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lecnotes6 - 6 6.1 Parametric oscillator Mathieu equation We...

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6 Parametric oscillator 6.1 Mathieu equation We now study a different kind of forced pendulum. Specifically, imagine subjecting the pivot of a simple frictionless pendulum to an alternating vertical motion: rigid rod This is called a “parametric pendulum,” because the motion depends on a time-dependent parameter. Consider the parametric forcing to be a time-dependent gravitational field: g ( t ) = g 0 + λ ( t ) The linearized equation of motion is then (in the undamped case) d 2 β g ( t ) + β = 0 . d t 2 l The time-dependence of g ( t ) makes the equation hard to solve. We know, however, that the rest state β = β ˙ = 0 is a solution. But is the rest state stable? We investigate the stability of the rest state for a special case: g ( t ) periodic and sinusoidal: g ( t ) = g 0 + g 1 cos(2 γt ) Substituting into the equation of motion then gives d 2 β + γ 0 2 [1 + h cos(2 γt )] β = 0 (14) d t 2 38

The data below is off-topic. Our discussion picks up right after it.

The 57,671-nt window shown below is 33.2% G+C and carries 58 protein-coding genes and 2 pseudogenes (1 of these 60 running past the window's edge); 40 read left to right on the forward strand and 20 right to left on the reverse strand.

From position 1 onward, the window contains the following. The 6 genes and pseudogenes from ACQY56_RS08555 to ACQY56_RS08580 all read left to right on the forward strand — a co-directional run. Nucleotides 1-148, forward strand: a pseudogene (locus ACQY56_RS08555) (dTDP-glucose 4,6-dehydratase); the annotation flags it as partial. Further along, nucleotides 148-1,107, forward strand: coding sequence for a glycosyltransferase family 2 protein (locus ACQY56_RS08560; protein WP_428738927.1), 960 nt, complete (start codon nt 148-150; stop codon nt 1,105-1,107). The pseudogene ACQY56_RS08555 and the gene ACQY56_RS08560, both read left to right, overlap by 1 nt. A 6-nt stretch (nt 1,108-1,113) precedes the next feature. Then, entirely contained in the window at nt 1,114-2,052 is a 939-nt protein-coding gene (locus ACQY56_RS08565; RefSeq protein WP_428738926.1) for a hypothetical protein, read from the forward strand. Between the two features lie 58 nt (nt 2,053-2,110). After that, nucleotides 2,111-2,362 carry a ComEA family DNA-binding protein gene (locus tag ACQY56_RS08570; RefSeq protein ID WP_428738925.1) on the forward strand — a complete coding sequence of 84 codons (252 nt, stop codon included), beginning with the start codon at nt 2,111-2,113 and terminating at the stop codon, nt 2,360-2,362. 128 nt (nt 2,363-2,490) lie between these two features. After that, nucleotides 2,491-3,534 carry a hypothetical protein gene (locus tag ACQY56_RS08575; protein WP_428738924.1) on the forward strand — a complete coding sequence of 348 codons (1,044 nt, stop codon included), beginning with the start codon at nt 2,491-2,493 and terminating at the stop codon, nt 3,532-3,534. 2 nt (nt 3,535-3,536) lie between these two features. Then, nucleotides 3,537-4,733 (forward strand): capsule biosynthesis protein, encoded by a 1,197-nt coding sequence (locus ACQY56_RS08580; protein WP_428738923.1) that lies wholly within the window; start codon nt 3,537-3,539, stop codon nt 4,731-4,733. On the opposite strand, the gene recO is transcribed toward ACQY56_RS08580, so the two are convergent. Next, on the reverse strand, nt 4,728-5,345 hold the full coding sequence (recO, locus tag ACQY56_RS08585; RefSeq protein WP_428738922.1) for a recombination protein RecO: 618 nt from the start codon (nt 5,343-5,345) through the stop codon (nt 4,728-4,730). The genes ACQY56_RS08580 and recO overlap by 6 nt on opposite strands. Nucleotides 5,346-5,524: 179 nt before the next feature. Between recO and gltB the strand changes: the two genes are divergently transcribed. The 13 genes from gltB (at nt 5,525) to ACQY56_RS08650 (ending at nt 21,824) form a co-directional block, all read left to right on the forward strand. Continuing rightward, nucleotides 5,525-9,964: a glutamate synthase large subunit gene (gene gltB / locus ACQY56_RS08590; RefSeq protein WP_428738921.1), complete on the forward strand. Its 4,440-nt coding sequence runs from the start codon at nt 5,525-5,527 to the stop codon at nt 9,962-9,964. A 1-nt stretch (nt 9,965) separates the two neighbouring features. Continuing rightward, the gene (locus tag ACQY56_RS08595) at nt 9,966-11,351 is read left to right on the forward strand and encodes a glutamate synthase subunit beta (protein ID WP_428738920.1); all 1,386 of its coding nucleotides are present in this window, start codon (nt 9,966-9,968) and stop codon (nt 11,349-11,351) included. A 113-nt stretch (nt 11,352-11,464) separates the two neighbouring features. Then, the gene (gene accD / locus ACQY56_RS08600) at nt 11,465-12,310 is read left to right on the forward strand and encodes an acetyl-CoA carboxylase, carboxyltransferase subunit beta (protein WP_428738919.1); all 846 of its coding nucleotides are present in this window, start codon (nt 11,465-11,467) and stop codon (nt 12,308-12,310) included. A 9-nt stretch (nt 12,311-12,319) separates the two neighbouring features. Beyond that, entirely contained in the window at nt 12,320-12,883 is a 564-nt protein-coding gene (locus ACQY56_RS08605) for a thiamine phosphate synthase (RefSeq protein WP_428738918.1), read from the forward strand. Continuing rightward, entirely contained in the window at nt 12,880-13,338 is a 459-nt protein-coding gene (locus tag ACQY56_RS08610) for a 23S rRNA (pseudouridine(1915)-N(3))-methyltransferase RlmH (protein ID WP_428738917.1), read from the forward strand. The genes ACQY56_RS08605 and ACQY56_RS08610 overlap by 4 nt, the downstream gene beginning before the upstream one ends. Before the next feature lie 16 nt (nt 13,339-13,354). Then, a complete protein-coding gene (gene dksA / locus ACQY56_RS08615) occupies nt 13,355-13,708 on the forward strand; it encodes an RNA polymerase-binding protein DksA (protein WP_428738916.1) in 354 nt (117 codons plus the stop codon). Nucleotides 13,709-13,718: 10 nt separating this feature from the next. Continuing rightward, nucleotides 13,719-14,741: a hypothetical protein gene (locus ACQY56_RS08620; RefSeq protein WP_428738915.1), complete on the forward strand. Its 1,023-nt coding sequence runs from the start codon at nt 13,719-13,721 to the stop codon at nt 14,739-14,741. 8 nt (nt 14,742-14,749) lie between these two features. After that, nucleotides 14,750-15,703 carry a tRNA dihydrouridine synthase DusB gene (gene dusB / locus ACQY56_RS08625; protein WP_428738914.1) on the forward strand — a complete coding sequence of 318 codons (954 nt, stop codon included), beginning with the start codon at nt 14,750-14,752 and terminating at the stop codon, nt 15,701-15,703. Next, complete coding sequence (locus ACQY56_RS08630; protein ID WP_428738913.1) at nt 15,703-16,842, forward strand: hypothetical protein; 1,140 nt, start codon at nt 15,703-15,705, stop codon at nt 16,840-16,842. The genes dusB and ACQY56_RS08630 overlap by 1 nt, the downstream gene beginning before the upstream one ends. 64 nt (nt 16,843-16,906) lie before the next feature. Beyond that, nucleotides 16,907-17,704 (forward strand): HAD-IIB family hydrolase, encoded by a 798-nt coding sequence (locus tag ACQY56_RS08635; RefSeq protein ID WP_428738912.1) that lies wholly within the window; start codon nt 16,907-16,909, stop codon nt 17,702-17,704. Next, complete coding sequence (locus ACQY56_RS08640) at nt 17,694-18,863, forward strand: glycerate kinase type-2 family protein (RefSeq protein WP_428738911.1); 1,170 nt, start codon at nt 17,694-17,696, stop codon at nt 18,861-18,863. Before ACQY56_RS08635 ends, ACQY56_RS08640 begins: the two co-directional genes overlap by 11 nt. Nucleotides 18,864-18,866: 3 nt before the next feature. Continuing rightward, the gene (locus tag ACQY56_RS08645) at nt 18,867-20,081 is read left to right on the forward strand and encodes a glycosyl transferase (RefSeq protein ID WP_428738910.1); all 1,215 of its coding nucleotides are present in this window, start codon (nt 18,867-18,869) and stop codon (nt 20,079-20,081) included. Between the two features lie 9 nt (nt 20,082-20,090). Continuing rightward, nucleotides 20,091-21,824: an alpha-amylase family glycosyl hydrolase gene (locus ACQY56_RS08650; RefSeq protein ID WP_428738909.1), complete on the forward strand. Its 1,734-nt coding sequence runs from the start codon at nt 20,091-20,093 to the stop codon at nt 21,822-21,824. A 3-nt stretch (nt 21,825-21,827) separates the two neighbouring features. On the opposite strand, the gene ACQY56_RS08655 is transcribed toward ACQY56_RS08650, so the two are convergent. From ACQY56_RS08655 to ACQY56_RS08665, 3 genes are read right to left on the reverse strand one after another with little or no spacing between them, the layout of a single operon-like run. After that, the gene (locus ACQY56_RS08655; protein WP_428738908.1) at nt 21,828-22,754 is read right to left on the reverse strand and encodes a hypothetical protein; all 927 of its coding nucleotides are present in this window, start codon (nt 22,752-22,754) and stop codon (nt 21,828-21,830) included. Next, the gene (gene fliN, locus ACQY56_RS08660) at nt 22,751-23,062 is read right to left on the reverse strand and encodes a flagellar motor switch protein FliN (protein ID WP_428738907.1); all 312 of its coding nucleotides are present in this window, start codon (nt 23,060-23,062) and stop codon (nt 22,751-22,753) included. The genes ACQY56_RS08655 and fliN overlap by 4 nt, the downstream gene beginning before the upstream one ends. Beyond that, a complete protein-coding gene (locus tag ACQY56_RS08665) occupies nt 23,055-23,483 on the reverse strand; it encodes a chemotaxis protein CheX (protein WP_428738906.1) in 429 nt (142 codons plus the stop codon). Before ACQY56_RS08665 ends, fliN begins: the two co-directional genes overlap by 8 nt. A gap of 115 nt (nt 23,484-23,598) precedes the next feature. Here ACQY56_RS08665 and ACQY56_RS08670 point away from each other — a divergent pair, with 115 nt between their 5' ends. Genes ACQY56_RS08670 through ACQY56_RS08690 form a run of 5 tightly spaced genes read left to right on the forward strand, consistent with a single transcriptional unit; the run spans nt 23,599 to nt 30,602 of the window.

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where γ 2 = g 0 /l and h = g 1 /g 0 0 . 0 Equation (14) is called the Mathieu equation . The excitation (forcing) term has amplitude h and period 2 α α T exc = = 2 γ γ On the other hand, the natural, unexcited period of the pendulum is 2 α T nat = γ 0 We wish to characterize the stability of the rest state. Our previous methods are unapplicable, however, because of the time-dependent parametric forcing. We pause, therefore, to consider the theory of linear ODE’s with periodic coefficients, known as Floquet theory . 6.2 Elements of Floquet Theory Reference: Bender and Orszag, p. 560 . We consider the general case of a second-order linear ODE with periodic coefficients. We seek to determine the conditions for stability. We begin with two observations: 1. If the coefficients are periodic with period T , then if β ( t ) is a solution, so is β ( t + T ). 2. Any solution β ( t ) is a linear combination of two linearly independent solutions β 1 ( t ) and β 2 ( t ): β ( t ) = 1 ( t ) + 2 ( t ) (15) where A and B come from initial conditions.
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